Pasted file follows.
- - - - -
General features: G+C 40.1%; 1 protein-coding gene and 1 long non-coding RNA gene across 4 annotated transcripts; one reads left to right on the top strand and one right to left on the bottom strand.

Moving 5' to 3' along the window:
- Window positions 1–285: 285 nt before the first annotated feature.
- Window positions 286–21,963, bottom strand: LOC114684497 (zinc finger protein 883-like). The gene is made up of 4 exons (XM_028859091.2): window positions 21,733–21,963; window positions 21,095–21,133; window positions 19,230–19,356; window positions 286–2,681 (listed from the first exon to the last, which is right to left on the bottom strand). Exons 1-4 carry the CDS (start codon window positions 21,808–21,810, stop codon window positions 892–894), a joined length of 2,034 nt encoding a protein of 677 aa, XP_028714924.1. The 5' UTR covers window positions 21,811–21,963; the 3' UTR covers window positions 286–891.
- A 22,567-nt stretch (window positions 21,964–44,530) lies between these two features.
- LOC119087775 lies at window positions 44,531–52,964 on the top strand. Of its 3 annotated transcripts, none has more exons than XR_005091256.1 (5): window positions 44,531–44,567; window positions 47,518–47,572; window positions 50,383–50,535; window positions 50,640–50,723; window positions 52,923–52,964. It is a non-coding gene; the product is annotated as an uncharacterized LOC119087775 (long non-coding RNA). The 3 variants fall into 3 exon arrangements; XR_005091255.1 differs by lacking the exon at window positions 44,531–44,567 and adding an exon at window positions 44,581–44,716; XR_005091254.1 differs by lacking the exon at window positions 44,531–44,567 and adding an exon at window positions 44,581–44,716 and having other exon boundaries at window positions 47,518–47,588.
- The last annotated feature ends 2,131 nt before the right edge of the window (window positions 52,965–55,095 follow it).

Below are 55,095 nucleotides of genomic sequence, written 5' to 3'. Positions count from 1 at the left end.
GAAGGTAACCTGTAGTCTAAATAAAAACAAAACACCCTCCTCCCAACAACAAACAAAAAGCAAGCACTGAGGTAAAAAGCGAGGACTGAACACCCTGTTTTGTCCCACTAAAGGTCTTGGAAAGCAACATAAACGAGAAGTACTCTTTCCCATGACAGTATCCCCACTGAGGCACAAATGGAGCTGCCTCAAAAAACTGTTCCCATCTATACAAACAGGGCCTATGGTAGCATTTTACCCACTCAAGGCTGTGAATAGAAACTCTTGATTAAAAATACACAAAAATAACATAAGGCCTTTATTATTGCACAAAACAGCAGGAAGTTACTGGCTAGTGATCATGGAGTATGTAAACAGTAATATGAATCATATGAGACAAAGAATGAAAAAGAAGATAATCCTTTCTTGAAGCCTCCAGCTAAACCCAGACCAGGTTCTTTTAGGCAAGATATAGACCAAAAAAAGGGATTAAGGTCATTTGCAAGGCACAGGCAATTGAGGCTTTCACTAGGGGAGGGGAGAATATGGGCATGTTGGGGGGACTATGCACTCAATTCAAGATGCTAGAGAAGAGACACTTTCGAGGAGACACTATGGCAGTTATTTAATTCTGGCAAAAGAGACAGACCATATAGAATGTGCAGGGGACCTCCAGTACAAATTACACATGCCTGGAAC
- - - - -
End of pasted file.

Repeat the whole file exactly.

General features: G+C 40.1%; 1 protein-coding gene and 1 long non-coding RNA gene across 4 annotated transcripts; one reads left to right on the top strand and one right to left on the bottom strand.

Moving 5' to 3' along the window:
- Window positions 1–285: 285 nt before the first annotated feature.
- Window positions 286–21,963, bottom strand: LOC114684497 (zinc finger protein 883-like). The gene is made up of 4 exons (XM_028859091.2): window positions 21,733–21,963; window positions 21,095–21,133; window positions 19,230–19,356; window positions 286–2,681 (listed from the first exon to the last, which is right to left on the bottom strand). Exons 1-4 carry the CDS (start codon window positions 21,808–21,810, stop codon window positions 892–894), a joined length of 2,034 nt encoding a protein of 677 aa, XP_028714924.1. The 5' UTR covers window positions 21,811–21,963; the 3' UTR covers window positions 286–891.
- A 22,567-nt stretch (window positions 21,964–44,530) lies between these two features.
- LOC119087775 lies at window positions 44,531–52,964 on the top strand. Of its 3 annotated transcripts, none has more exons than XR_005091256.1 (5): window positions 44,531–44,567; window positions 47,518–47,572; window positions 50,383–50,535; window positions 50,640–50,723; window positions 52,923–52,964. It is a non-coding gene; the product is annotated as an uncharacterized LOC119087775 (long non-coding RNA). The 3 variants fall into 3 exon arrangements; XR_005091255.1 differs by lacking the exon at window positions 44,531–44,567 and adding an exon at window positions 44,581–44,716; XR_005091254.1 differs by lacking the exon at window positions 44,531–44,567 and adding an exon at window positions 44,581–44,716 and having other exon boundaries at window positions 47,518–47,588.
- The last annotated feature ends 2,131 nt before the right edge of the window (window positions 52,965–55,095 follow it).

Below are 55,095 nucleotides of genomic sequence, written 5' to 3'. Positions count from 1 at the left end.
GAAGGTAACCTGTAGTCTAAATAAAAACAAAACACCCTCCTCCCAACAACAAACAAAAAGCAAGCACTGAGGTAAAAAGCGAGGACTGAACACCCTGTTTTGTCCCACTAAAGGTCTTGGAAAGCAACATAAACGAGAAGTACTCTTTCCCATGACAGTATCCCCACTGAGGCACAAATGGAGCTGCCTCAAAAAACTGTTCCCATCTATACAAACAGGGCCTATGGTAGCATTTTACCCACTCAAGGCTGTGAATAGAAACTCTTGATTAAAAATACACAAAAATAACATAAGGCCTTTATTATTGCACAAAACAGCAGGAAGTTACTGGCTAGTGATCATGGAGTATGTAAACAGTAATATGAATCATATGAGACAAAGAATGAAAAAGAAGATAATCCTTTCTTGAAGCCTCCAGCTAAACCCAGACCAGGTTCTTTTAGGCAAGATATAGACCAAAAAAAGGGATTAAGGTCATTTGCAAGGCACAGGCAATTGAGGCTTTCACTAGGGGAGGGGAGAATATGGGCATGTTGGGGGGACTATGCACTCAATTCAAGATGCTAGAGAAGAGACACTTTCGAGGAGACACTATGGCAGTTATTTAATTCTGGCAAAAGAGACAGACCATATAGAATGTGCAGGGGACCTCCAGTACAAATTACACATGCCTGGAAC